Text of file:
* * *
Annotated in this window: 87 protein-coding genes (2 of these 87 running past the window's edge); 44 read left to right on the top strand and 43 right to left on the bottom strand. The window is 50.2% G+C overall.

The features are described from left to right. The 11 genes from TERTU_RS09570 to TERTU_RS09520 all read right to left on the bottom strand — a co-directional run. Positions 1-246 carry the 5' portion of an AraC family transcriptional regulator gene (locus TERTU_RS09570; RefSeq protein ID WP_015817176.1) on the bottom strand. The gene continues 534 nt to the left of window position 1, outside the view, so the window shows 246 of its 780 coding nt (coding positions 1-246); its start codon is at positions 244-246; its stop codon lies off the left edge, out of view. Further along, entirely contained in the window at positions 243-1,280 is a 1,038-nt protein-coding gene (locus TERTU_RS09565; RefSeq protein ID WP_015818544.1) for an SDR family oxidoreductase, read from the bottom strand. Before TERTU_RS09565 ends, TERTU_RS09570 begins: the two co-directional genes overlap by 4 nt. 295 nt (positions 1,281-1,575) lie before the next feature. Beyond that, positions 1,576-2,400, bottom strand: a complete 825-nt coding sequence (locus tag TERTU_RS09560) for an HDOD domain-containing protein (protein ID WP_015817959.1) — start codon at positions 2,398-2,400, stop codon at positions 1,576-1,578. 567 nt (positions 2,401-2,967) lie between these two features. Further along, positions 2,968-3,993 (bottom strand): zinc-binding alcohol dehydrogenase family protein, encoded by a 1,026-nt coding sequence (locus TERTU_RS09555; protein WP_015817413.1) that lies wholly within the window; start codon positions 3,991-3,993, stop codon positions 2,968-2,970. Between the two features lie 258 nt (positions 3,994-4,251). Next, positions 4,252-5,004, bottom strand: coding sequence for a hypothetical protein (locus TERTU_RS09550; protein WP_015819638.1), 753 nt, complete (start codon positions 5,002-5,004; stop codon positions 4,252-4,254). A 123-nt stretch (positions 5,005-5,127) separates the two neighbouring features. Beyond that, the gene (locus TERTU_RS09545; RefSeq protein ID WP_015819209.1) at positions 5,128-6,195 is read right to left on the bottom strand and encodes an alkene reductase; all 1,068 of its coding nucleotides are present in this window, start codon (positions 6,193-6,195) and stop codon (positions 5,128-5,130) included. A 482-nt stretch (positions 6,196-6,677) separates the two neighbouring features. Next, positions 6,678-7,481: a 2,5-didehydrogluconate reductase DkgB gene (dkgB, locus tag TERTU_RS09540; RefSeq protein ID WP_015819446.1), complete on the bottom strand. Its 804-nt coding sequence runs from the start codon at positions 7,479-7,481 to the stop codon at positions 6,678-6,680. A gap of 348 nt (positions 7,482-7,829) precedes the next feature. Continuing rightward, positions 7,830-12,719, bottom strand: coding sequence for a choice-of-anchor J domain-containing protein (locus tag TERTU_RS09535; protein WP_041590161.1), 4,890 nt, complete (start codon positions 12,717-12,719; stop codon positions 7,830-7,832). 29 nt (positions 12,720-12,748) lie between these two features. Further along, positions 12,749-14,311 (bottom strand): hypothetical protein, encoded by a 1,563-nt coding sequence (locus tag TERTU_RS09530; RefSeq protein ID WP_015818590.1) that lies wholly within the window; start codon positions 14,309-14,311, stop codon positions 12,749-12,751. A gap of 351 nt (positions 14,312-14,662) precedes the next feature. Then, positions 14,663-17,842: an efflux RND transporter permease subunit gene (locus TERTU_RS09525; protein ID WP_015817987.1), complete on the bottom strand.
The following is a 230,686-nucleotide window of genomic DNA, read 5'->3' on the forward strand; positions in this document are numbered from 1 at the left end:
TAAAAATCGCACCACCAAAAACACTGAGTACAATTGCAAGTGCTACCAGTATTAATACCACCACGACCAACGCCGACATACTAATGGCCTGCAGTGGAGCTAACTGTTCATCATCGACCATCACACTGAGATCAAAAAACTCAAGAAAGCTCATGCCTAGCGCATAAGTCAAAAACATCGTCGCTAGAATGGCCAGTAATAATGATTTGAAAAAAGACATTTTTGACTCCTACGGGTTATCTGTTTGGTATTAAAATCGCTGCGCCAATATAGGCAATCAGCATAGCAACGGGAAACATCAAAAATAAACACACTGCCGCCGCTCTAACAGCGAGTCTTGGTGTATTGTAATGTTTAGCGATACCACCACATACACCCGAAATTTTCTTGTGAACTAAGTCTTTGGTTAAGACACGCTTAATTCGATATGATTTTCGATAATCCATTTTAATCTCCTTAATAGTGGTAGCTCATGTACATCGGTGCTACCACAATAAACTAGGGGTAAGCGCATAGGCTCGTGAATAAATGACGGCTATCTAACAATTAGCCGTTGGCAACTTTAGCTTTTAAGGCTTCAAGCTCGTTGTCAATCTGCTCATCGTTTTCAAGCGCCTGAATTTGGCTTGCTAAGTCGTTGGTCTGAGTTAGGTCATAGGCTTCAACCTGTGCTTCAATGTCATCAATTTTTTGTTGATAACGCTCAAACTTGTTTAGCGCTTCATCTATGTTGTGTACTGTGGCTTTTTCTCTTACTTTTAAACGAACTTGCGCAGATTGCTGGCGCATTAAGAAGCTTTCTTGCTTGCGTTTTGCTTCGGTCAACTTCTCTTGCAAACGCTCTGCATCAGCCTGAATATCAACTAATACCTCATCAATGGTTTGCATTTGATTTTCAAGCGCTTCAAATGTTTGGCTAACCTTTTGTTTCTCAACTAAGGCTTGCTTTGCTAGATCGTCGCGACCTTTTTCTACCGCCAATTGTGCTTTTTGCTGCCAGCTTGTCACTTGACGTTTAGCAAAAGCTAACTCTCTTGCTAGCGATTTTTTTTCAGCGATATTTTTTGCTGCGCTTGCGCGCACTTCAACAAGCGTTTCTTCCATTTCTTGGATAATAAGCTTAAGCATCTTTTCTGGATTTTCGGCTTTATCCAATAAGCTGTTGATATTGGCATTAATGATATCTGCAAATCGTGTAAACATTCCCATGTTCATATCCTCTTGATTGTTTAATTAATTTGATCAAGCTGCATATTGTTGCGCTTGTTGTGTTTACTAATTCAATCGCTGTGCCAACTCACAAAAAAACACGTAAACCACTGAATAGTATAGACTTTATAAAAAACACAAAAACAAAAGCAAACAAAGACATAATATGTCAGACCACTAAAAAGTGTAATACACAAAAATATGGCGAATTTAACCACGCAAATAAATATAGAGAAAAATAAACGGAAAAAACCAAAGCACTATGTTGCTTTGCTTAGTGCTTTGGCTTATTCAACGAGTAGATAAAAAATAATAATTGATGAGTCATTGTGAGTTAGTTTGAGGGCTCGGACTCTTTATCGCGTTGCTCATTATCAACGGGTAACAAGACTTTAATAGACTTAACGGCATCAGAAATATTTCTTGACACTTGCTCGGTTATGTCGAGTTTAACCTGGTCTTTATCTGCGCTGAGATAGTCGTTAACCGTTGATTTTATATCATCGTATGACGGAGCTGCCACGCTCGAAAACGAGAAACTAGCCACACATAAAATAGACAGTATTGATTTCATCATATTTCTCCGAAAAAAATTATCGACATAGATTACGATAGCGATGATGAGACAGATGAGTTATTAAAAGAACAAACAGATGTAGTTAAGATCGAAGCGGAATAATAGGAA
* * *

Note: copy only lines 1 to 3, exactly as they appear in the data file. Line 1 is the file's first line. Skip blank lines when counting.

Annotated in this window: 87 protein-coding genes (2 of these 87 running past the window's edge); 44 read left to right on the top strand and 43 right to left on the bottom strand. The window is 50.2% G+C overall.

The features are described from left to right. The 11 genes from TERTU_RS09570 to TERTU_RS09520 all read right to left on the bottom strand — a co-directional run. Positions 1-246 carry the 5' portion of an AraC family transcriptional regulator gene (locus TERTU_RS09570; RefSeq protein ID WP_015817176.1) on the bottom strand. The gene continues 534 nt to the left of window position 1, outside the view, so the window shows 246 of its 780 coding nt (coding positions 1-246); its start codon is at positions 244-246; its stop codon lies off the left edge, out of view. Further along, entirely contained in the window at positions 243-1,280 is a 1,038-nt protein-coding gene (locus TERTU_RS09565; RefSeq protein ID WP_015818544.1) for an SDR family oxidoreductase, read from the bottom strand. Before TERTU_RS09565 ends, TERTU_RS09570 begins: the two co-directional genes overlap by 4 nt. 295 nt (positions 1,281-1,575) lie before the next feature. Beyond that, positions 1,576-2,400, bottom strand: a complete 825-nt coding sequence (locus tag TERTU_RS09560) for an HDOD domain-containing protein (protein ID WP_015817959.1) — start codon at positions 2,398-2,400, stop codon at positions 1,576-1,578. 567 nt (positions 2,401-2,967) lie between these two features. Further along, positions 2,968-3,993 (bottom strand): zinc-binding alcohol dehydrogenase family protein, encoded by a 1,026-nt coding sequence (locus TERTU_RS09555; protein WP_015817413.1) that lies wholly within the window; start codon positions 3,991-3,993, stop codon positions 2,968-2,970. Between the two features lie 258 nt (positions 3,994-4,251). Next, positions 4,252-5,004, bottom strand: coding sequence for a hypothetical protein (locus TERTU_RS09550; protein WP_015819638.1), 753 nt, complete (start codon positions 5,002-5,004; stop codon positions 4,252-4,254). A 123-nt stretch (positions 5,005-5,127) separates the two neighbouring features. Beyond that, the gene (locus TERTU_RS09545; RefSeq protein ID WP_015819209.1) at positions 5,128-6,195 is read right to left on the bottom strand and encodes an alkene reductase; all 1,068 of its coding nucleotides are present in this window, start codon (positions 6,193-6,195) and stop codon (positions 5,128-5,130) included. A 482-nt stretch (positions 6,196-6,677) separates the two neighbouring features. Next, positions 6,678-7,481: a 2,5-didehydrogluconate reductase DkgB gene (dkgB, locus tag TERTU_RS09540; RefSeq protein ID WP_015819446.1), complete on the bottom strand. Its 804-nt coding sequence runs from the start codon at positions 7,479-7,481 to the stop codon at positions 6,678-6,680. A gap of 348 nt (positions 7,482-7,829) precedes the next feature. Continuing rightward, positions 7,830-12,719, bottom strand: coding sequence for a choice-of-anchor J domain-containing protein (locus tag TERTU_RS09535; protein WP_041590161.1), 4,890 nt, complete (start codon positions 12,717-12,719; stop codon positions 7,830-7,832). 29 nt (positions 12,720-12,748) lie between these two features. Further along, positions 12,749-14,311 (bottom strand): hypothetical protein, encoded by a 1,563-nt coding sequence (locus tag TERTU_RS09530; RefSeq protein ID WP_015818590.1) that lies wholly within the window; start codon positions 14,309-14,311, stop codon positions 12,749-12,751. A gap of 351 nt (positions 14,312-14,662) precedes the next feature. Then, positions 14,663-17,842: an efflux RND transporter permease subunit gene (locus TERTU_RS09525; protein ID WP_015817987.1), complete on the bottom strand.
The following is a 230,686-nucleotide window of genomic DNA, read 5'->3' on the forward strand; positions in this document are numbered from 1 at the left end: